Will, curious, glanced out the window. He only caught a few words of that conversation total. Unfortunately for him, he locked eyes with a blonde bespectacled boy whose cheeks were covered in bandaids. The boy darted his eyes around until he pressed his thumb against his nose and wiggled his fingers at him. The boy's expression was flat and awkward. After the encounter, the boy's friend shoved the jacket into his arms. She huffed, crossed her arms, and walked ahead of him. 


Will turned to see his mom leaning against the door, clutching a collar in one hand and clasping her nose in the other. She stared at the floor, not blinking nor muttering a word. 


"Mom?" Will spoke up. 


"Y-yes, honey?" Joyce gasped. 


"Who was it?" Will eyed the collar in his mom's hand. 


"I-I don't know." Joyce tried holding back uncomfortable laughter. "I honestly couldn't say. I'm so- so dumbfounded right now."


"What happened?" Concern grew in Will's voice as he stepped closer. 


El got up from the couch too and started observing the situation. Joyce silently handed Will the muddied object. 

Meanwhile, Viktor and Emiline trekked back home. "Didn't get anything for it?" 


"Nope." Emiline sighed, throwing her arms up. "You still wanna go to my place?"


"Sure." Viktor shrugged.

"Lucas, do you copy? This is Dustin. Over." Even on the car ride to the Harrington residence, Dustin refused to give in. The young adults were forced to listen to it for a long, painful ten minutes. " Lucas ! This is Dustin. Do . You . Copy ?" 


"Dustin, buddy. Just give it up already." Steve groaned, tapping his fingers on the steering wheel.


Dustin huffed and slumped down in the back seat. "I feel like something's up."


Robin leaned over her seat. "Don't worry about it. I'm sure they're just… busy." 


The car pulled into Steve's driveway. It wasn't his per say. The guy hardly owned anything of his own, but his parents were constantly away so he practically owned the house anyway. 


The sun started to set and his mother would be wondering where he was, but Dustin didn't care about that. He just wanted everyone to hang out like they used to. Spending time with Steve and Robin always managed to take his mind off his problems, but never fixed them. Sure, Steve could give good advice, but on very limited topics, Suzie being one of them—probably the only one, know that he thought about it.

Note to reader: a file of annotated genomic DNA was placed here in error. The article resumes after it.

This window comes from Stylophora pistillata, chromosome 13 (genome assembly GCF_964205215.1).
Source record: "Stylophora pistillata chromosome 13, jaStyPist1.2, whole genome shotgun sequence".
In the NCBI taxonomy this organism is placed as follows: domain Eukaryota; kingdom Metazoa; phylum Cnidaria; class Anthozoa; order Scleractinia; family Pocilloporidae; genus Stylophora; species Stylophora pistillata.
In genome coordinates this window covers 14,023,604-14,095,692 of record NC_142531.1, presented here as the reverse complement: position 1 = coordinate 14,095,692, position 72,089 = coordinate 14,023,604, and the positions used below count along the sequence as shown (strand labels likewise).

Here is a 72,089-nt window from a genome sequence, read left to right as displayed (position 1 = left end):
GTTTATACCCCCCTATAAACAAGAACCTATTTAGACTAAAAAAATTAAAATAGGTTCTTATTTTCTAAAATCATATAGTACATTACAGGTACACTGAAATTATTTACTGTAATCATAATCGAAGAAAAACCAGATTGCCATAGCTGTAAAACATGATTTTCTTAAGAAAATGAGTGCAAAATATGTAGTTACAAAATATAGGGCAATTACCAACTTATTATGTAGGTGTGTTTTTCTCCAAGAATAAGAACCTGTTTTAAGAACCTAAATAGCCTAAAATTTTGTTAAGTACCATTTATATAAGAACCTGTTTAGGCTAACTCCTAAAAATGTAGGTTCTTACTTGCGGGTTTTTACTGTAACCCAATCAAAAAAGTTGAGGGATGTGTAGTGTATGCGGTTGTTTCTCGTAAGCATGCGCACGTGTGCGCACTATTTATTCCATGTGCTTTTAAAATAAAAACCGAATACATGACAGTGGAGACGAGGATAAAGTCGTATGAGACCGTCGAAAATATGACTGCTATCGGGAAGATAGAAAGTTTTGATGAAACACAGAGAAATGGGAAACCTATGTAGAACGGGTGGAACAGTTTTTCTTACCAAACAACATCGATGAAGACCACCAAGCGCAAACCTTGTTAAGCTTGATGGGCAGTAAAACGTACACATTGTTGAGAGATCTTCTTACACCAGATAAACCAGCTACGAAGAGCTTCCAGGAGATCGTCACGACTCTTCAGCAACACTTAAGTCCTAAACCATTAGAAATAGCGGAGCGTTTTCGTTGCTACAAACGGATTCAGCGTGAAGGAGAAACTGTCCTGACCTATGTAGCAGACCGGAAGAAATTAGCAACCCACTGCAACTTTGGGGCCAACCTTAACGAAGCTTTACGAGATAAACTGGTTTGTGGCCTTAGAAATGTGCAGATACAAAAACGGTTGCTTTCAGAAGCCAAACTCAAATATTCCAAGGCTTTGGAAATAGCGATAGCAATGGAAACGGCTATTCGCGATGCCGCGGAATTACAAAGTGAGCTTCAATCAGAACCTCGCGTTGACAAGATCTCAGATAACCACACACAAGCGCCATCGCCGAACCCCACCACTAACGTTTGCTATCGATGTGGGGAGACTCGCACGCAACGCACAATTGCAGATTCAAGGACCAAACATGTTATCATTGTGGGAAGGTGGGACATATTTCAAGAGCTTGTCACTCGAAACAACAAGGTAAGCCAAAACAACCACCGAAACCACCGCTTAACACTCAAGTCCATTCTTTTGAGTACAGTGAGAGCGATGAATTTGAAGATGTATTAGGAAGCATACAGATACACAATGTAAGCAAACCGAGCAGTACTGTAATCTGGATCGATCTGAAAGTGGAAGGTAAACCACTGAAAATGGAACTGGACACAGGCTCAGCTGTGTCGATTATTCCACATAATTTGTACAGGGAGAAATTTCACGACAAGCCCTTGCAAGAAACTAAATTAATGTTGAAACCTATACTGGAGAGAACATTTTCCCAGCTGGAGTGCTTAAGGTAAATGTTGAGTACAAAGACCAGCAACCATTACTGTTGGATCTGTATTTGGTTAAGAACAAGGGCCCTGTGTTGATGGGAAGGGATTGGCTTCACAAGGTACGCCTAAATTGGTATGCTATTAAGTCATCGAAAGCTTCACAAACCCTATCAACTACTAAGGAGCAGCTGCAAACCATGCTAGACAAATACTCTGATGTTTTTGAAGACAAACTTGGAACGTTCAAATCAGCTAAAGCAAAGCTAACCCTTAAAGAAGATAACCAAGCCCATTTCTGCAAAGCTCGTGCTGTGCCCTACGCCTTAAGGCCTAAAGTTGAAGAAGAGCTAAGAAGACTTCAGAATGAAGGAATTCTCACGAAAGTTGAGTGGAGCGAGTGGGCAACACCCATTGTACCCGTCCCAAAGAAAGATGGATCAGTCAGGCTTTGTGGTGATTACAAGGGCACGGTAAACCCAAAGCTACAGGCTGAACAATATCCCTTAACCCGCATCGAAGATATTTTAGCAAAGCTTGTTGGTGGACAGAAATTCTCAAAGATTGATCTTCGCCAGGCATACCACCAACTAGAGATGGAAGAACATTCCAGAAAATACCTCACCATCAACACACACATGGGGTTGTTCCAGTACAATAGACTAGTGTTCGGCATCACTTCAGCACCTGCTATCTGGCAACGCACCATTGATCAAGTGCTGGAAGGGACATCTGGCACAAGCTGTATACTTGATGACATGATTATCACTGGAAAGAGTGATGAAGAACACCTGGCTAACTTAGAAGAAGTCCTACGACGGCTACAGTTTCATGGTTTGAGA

Once they had the TV on, the tape inserted, and all got situated with snacks, Dustin tried to focus on the cartoon. The story was actually rather interesting. It was in Japanese, Dustin assumed, but there were gaudy subtitles acid washed in front of the screen, something Steve commented his confusion on. 


"Dude, these Asians. They're on some shit, I swear." Steve mumbles, shoving popcorn in his mouth. 


Robin laughed, followed by Dustin. The three continued enjoying themselves and cracking jokes. The movie, which turned out to be quite enjoyable after all, was over too quickly. It was only 5:00, but the sun had already set and darkness blanketed the sky. 


As the credit started to roll, Dustin looked over to the walkie-talkie he set on coffee table. The movie only distracted him for the amount of time it went on for. He almost reached for it, but Steve gave him a look that told him off. Dustin continued to stare at it, however. Why couldn't they just answer him? The arcade yesterday was the first time they'd hung out in weeks. Just one more time this week couldn't possibly be too hard, could it? Maybe they were busy. Maybe he was just self-conscious. Still, it was hard not to overthink. 


Dustin was halfway through shoving the last handful of popcorn into his mouth before the device emitted sudden, ear bleeding static. Dustin jumped, almost spitting the junk food out on to the Harrington's expensive carpeted floor. 


"Dustin? Can you hear me?" Max's voice was scratchy and almost difficult to hear, but it most certainly was her. 


Dustin grabbed the device and held it up to his ear. "Yes! This is Dustin. Over." 


Max sighed at her friend's use of language, but spoke anyway. "Have they called?" 


"No. Over." Dustin answered, stern. 


"Well that's great." Max remarked. Now Robin and Steve gathered next to him.


"You don't know what they're doing either? Over." 


"No. They never tell me anything. That's why I called you, obviously."


"You're in luck, Madmax. They don't tell me shit either… Over…" 


Max sighed. "I'll try calling one of their houses or something, I don't know. They haven't replied at all ." 


"I know. Over."


"Also, stop saying that crap. It's weird." Max signed off. 


"I-It's over and out." Dustin muttered into the empty device. 


Dustin looked to Steve. 


Then Robin.